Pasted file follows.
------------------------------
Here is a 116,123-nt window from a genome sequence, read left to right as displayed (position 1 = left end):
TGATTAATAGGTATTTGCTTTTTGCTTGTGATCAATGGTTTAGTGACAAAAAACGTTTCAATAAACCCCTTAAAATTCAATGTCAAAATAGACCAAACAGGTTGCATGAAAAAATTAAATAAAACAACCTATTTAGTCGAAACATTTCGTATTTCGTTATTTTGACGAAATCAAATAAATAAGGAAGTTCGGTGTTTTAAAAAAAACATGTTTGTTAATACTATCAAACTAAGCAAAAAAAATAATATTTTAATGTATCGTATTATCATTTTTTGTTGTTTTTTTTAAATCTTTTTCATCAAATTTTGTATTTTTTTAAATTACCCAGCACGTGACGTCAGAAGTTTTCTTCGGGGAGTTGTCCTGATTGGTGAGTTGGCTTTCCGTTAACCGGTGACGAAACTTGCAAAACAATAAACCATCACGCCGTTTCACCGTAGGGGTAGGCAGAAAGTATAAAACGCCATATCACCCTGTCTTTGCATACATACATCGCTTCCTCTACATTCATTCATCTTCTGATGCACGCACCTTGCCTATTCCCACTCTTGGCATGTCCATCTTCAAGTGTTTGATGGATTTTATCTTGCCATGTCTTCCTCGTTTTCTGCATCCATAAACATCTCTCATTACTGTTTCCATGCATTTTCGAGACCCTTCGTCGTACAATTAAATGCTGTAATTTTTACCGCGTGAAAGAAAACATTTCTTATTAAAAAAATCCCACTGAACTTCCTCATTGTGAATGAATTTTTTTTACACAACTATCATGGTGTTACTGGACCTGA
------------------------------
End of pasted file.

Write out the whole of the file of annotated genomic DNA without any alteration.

Here is a 116,123-nt window from a genome sequence, read left to right as displayed (position 1 = left end):
TGATTAATAGGTATTTGCTTTTTGCTTGTGATCAATGGTTTAGTGACAAAAAACGTTTCAATAAACCCCTTAAAATTCAATGTCAAAATAGACCAAACAGGTTGCATGAAAAAATTAAATAAAACAACCTATTTAGTCGAAACATTTCGTATTTCGTTATTTTGACGAAATCAAATAAATAAGGAAGTTCGGTGTTTTAAAAAAAACATGTTTGTTAATACTATCAAACTAAGCAAAAAAAATAATATTTTAATGTATCGTATTATCATTTTTTGTTGTTTTTTTTAAATCTTTTTCATCAAATTTTGTATTTTTTTAAATTACCCAGCACGTGACGTCAGAAGTTTTCTTCGGGGAGTTGTCCTGATTGGTGAGTTGGCTTTCCGTTAACCGGTGACGAAACTTGCAAAACAATAAACCATCACGCCGTTTCACCGTAGGGGTAGGCAGAAAGTATAAAACGCCATATCACCCTGTCTTTGCATACATACATCGCTTCCTCTACATTCATTCATCTTCTGATGCACGCACCTTGCCTATTCCCACTCTTGGCATGTCCATCTTCAAGTGTTTGATGGATTTTATCTTGCCATGTCTTCCTCGTTTTCTGCATCCATAAACATCTCTCATTACTGTTTCCATGCATTTTCGAGACCCTTCGTCGTACAATTAAATGCTGTAATTTTTACCGCGTGAAAGAAAACATTTCTTATTAAAAAAATCCCACTGAACTTCCTCATTGTGAATGAATTTTTTTTACACAACTATCATGGTGTTACTGGACCTGA